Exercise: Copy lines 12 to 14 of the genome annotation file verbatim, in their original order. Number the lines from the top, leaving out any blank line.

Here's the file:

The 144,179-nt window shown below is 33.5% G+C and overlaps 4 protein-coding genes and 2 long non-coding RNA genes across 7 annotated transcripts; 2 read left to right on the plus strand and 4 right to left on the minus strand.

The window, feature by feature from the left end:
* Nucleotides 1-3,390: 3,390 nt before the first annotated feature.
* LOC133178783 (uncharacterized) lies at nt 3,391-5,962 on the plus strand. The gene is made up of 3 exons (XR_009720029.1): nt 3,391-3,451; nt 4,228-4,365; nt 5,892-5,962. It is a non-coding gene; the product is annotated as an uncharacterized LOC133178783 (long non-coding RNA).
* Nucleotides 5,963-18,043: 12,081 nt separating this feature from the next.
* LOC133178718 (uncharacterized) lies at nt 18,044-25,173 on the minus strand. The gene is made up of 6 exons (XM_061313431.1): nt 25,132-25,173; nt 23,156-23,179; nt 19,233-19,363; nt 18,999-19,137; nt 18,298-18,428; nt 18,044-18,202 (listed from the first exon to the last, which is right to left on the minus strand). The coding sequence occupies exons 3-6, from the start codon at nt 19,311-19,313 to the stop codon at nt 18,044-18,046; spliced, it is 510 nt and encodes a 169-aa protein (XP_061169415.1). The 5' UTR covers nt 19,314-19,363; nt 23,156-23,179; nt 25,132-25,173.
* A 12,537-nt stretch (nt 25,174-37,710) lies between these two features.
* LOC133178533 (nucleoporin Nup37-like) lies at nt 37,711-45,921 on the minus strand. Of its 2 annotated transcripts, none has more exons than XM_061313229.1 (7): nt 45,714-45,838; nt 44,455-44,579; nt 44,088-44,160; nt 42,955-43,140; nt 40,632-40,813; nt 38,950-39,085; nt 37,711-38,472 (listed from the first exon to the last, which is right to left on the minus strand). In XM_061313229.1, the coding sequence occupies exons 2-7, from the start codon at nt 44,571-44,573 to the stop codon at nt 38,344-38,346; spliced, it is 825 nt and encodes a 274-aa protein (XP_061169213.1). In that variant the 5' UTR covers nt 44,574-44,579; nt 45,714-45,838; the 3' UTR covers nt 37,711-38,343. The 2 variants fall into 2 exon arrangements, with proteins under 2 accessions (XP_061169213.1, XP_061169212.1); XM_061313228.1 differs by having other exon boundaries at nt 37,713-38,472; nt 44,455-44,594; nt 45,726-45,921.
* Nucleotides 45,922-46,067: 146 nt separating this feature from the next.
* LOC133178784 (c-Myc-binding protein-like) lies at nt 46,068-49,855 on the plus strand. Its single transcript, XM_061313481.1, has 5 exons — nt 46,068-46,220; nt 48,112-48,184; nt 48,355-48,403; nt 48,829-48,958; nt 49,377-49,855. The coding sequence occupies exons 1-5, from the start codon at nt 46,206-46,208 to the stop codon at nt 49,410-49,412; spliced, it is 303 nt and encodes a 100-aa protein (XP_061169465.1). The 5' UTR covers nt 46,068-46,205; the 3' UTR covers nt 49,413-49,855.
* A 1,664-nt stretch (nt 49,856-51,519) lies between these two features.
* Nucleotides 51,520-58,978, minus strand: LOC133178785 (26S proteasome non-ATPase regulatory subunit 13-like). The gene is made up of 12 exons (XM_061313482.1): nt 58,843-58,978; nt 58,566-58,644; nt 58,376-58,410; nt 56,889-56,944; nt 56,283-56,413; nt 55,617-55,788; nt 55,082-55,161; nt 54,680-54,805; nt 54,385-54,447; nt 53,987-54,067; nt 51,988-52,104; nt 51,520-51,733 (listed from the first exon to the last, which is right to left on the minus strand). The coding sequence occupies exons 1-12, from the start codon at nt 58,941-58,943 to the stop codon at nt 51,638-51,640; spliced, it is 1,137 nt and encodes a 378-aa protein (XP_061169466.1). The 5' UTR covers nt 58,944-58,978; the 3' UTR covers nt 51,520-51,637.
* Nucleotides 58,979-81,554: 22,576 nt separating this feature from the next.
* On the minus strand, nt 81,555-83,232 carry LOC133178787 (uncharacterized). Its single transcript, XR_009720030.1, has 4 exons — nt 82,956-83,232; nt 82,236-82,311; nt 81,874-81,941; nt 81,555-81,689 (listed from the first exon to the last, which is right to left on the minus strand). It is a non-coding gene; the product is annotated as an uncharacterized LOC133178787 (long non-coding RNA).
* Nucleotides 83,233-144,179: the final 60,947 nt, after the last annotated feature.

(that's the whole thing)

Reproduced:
* Nucleotides 51,520-58,978, minus strand: LOC133178785 (26S proteasome non-ATPase regulatory subunit 13-like). The gene is made up of 12 exons (XM_061313482.1): nt 58,843-58,978; nt 58,566-58,644; nt 58,376-58,410; nt 56,889-56,944; nt 56,283-56,413; nt 55,617-55,788; nt 55,082-55,161; nt 54,680-54,805; nt 54,385-54,447; nt 53,987-54,067; nt 51,988-52,104; nt 51,520-51,733 (listed from the first exon to the last, which is right to left on the minus strand). The coding sequence occupies exons 1-12, from the start codon at nt 58,941-58,943 to the stop codon at nt 51,638-51,640; spliced, it is 1,137 nt and encodes a 378-aa protein (XP_061169466.1). The 5' UTR covers nt 58,944-58,978; the 3' UTR covers nt 51,520-51,637.
* Nucleotides 58,979-81,554: 22,576 nt separating this feature from the next.
* On the minus strand, nt 81,555-83,232 carry LOC133178787 (uncharacterized). Its single transcript, XR_009720030.1, has 4 exons — nt 82,956-83,232; nt 82,236-82,311; nt 81,874-81,941; nt 81,555-81,689 (listed from the first exon to the last, which is right to left on the minus strand). It is a non-coding gene; the product is annotated as an uncharacterized LOC133178787 (long non-coding RNA).